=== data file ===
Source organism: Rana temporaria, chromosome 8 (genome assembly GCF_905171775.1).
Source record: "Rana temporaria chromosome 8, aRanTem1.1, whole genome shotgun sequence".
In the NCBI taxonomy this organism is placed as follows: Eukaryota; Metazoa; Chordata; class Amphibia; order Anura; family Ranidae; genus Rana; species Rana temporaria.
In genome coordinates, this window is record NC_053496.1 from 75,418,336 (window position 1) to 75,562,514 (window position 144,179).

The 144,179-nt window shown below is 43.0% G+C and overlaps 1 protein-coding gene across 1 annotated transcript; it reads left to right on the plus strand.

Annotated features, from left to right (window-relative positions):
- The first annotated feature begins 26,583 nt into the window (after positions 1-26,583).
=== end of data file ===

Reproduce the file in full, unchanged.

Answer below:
Source organism: Rana temporaria, chromosome 8 (genome assembly GCF_905171775.1).
Source record: "Rana temporaria chromosome 8, aRanTem1.1, whole genome shotgun sequence".
In the NCBI taxonomy this organism is placed as follows: Eukaryota; Metazoa; Chordata; class Amphibia; order Anura; family Ranidae; genus Rana; species Rana temporaria.
In genome coordinates, this window is record NC_053496.1 from 75,418,336 (window position 1) to 75,562,514 (window position 144,179).

The 144,179-nt window shown below is 43.0% G+C and overlaps 1 protein-coding gene across 1 annotated transcript; it reads left to right on the plus strand.

Annotated features, from left to right (window-relative positions):
- The first annotated feature begins 26,583 nt into the window (after positions 1-26,583).